It just seems odd, but the more money and power the tech titans get, the more entitled they seem to become. Way back in the early days, however, it wasn’t so.

In the late 1990s, internet service providers began getting sued for (1) hosting copyrighted content on their platform that they hadn’t licensed, and (2) lying about individuals and harming their lives. In most cases, the ISPs weren’t actually doing this; someone who had an account with them was doing it.

The music and movie industries made it clear to Congress this had to change. By the late 1990s Congress had acted, and created the Digital Millennium Copyright Act. Basically, the DMCA protected the ISPs and content finders (search engines) from their subscribers, who were the ones really posting copyrighted material or telling lies about their friends and enemies.

Congress worked out a special deal for the ISPs and search engines, and in 1998 Bill Clinton signed it into law. If ISPs and search engines followed the new law regarding takedowns of copyrighted or defamatory material promptly, they were off the hook for financial damages. The person who posted the material could still be sued, of course, but the ISPs and search services no longer cared. They made a great point out of saying that they didn’t regulate content.

There were, however a few catches in the DMCA. According to NOLO’s legal encyclopedia, ISPs and search engines could:

  1. Not obtain financial benefit from the infringement
  2. Not have actual knowledge or awareness of facts indicating infringing transmissions
  3. Upon learning of an infringing transmission, act quickly to remove or disable access to the infringing transmission
  4. Implement a policy of terminating the accounts of subscribers who are repeat infringers

This didn’t solve the problem, but it did mitigate it.

Back then, however, Big Tech was just a big baby. Today it’s grown into a big bully. It feels entitled to do whatever it wants, but it still claims financial immunity. How realistic is that claim?

  1. Social media sites and search engines both make money by selling ads. The ads are displayed with appropriate content when that is viewed by a user or subscriber. When the user goes to the site or social media page he found, the search engine/social media site makes some money for displaying the ad. Hmm … financial benefit?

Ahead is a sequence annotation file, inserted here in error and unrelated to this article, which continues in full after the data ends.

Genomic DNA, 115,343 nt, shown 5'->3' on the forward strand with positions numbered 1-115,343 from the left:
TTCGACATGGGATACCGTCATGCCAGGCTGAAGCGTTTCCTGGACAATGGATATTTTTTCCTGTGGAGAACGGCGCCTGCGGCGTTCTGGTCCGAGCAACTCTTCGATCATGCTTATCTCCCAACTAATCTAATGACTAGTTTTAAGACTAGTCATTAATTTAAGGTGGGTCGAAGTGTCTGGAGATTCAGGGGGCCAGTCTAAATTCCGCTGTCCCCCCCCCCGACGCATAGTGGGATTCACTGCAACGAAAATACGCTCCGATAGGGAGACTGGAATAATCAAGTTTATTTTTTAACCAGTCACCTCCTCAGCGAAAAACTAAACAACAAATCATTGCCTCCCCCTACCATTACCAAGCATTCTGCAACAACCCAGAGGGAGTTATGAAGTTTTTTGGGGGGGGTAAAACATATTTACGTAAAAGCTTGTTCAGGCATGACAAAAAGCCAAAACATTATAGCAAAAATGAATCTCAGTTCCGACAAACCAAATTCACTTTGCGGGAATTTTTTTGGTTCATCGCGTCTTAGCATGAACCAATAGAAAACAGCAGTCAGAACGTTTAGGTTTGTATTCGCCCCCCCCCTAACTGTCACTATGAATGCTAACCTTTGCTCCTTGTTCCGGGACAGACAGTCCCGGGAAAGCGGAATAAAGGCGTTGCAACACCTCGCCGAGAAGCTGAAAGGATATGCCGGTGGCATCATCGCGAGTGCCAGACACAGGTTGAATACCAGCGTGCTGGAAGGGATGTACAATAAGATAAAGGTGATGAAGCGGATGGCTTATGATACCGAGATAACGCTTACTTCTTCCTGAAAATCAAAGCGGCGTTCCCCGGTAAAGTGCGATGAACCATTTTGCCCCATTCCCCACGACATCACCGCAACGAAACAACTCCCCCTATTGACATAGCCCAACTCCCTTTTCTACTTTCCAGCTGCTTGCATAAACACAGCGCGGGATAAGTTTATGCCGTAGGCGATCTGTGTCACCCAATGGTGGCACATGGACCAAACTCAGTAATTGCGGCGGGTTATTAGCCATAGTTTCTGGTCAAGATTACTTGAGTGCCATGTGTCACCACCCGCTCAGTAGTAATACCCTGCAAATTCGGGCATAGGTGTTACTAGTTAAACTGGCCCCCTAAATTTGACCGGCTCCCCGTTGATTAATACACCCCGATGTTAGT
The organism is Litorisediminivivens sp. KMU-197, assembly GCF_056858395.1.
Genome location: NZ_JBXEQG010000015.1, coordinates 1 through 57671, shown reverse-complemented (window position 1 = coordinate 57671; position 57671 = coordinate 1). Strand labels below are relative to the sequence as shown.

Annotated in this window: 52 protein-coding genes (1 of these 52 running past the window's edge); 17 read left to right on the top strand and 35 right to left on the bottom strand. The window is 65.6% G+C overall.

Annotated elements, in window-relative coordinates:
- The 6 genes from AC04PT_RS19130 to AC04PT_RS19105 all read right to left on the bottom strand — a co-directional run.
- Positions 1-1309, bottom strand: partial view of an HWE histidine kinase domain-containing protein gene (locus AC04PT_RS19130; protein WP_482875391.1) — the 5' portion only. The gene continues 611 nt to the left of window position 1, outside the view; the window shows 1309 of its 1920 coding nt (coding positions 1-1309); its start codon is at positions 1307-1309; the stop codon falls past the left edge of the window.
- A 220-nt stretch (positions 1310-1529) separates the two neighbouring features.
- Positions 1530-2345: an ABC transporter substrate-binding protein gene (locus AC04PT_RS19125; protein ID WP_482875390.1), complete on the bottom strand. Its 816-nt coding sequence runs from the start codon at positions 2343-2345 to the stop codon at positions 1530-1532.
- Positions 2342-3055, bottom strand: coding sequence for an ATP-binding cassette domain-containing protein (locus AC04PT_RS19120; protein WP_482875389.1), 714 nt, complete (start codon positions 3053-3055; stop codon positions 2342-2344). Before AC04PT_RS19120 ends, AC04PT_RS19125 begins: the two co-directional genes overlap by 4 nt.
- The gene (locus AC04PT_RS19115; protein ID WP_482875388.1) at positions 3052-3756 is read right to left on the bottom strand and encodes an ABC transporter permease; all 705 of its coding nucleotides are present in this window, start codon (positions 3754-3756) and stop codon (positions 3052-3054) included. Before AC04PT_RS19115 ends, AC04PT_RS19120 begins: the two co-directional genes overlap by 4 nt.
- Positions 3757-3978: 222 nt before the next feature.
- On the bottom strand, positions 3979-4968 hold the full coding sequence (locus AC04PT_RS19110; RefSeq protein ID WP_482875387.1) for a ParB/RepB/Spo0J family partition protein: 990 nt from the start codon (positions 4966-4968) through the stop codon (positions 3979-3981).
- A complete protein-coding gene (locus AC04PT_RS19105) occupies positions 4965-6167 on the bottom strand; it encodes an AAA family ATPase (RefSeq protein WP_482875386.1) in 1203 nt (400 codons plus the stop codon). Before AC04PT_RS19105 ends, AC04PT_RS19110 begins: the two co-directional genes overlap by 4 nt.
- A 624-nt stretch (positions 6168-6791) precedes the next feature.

2. Social media and search engines now track our every move and index all our searches and requested content. How could they not have knowledge of child pornography or copyrighted music, movies, books and other materials viewed or uploaded by subscribers?
  3. They still get decent marks on removal.
  4. I don’t know how they treat repeat infringers.

The DMCA attempted to carve out a nowhere land between content creators and content publishers, which big-tech-to-be could inhabit. Now the nowhere landers have become publishers by controlling what appears on their platforms, under the guise of a terms of service agreement.

What’s the difference between a TOS that prohibits you from publishing hurtful articles about people or businesses, and a publisher who says to the agent or writer, “No, we don’t publish works that makes snowflakes melt?”

Big tech’s TOS agreements do seem to lean toward prohibiting speech that political leftists don’t like to hear. In fact, things they hate to hear, because they have no answers.

Far better (for the leftists) to shut down the discussion. Big tech’s response? “Only doing our job, you know.” Well, you controlled the content, and you disseminated the words, music or images. Welcome to the world of publishing. You’re now responsible for the content on your platform.

So this is what it has come to. Big Tech makes money by live-streaming suicides, killings, torture and child abuse, among all those cute kitty videos. And the people running these places are now setting themselves up to be the arbitrators of political speech and the first amendment freedoms (or lack thereof) in the online world?

Now that is funny!

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